“Makeshift tents on the decks.”
“Reduced to eating ketchup on buns.”
I need to stop reading about Triumph, the “stricken cruise ship.” I’m having flashbacks to the overflowing Port-a-Potties at a three-day outdoor folk music festival I attended in the late 1980s.
To be honest, nobody was ever going to get me on a cruise ship anyway.
First of all, there is the seasickness. I once took a three-hour “cruise to nowhere” in Florida, and wound up spending the entire trip laid out in a deck chair, eyes screwed shut, softly groaning.
Second of all, I can’t swim. Well, technically, I do know how to swim. It’s just accompanied by a crippling phobia of drowning.
At summer camp when I was 7, I failed my swim test because I refused to go in the deep end. I clung steadfastly to the edge of the pool no matter how many times that camp counselor poked at me with a big stick.
I blame my phobia on the cousins who, when I was little, thought it was fun to grab me by the legs and drag me face down around the pool.
I have tried to battle my phobia of deep water. When I was 29, a friend talked me into signing up for swim lessons with her. Our teacher was a teenaged surfer dude, half our age. I would have been humiliated if I wasn’t so worried about drowning.
But I made progress! Halfway into class, I was swimming in the deep end! I was jumping in the deep end! And then I broke my wrist.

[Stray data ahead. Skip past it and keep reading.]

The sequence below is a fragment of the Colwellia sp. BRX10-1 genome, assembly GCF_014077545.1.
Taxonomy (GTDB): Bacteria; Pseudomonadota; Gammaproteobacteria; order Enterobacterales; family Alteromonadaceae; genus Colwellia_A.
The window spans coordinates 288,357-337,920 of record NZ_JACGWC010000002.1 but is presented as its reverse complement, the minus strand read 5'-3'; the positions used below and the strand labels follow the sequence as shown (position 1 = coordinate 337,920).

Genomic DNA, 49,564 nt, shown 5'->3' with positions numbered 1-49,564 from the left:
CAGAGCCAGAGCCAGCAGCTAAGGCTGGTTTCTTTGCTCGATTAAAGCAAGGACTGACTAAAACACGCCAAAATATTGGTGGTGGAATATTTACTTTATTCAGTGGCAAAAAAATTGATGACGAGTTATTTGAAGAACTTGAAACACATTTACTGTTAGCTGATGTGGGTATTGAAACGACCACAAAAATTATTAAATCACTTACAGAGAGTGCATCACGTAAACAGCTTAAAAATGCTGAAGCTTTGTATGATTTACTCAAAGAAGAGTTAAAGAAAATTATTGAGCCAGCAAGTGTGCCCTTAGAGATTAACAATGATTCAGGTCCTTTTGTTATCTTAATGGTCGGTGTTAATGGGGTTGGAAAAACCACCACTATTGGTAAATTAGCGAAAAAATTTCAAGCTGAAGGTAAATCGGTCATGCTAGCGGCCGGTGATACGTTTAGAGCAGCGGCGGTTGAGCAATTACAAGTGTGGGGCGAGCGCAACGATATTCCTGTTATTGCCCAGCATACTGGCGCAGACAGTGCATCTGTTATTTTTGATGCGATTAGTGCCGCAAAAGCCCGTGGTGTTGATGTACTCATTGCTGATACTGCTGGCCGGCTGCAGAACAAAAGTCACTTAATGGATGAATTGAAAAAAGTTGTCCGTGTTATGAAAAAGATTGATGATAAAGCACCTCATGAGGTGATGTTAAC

I made a valiant effort to stick with the swim lessons. I wrapped a garbage bag around my cast and tried to swim while keeping my right arm out of the pool.
I decided it was easier to just steer clear of open water.
I read an article recently about a scientist who is studying Neanderthal DNA to determine what makes modern man different from Neanderthal man. One striking difference seems to be that Neanderthal man didn’t have the gene that says, “Hey, let’s get in a boat, go out there in the open water and see if there’s anything on the other side of the horizon.”
I don’t have that gene, either.
My husband grew up near the Tombigbee River in West Alabama and has long dreamed of renting a houseboat and taking the family out to cruise the river from the Mississippi state line down to Mobile Bay.
I hope he and the kids have a very nice time. Me and Neanderthal man, we’ll be here on our little spot of dry land, waiting to greet them when they get back.
Email Lisa Davis at firstname.lastname@example.org.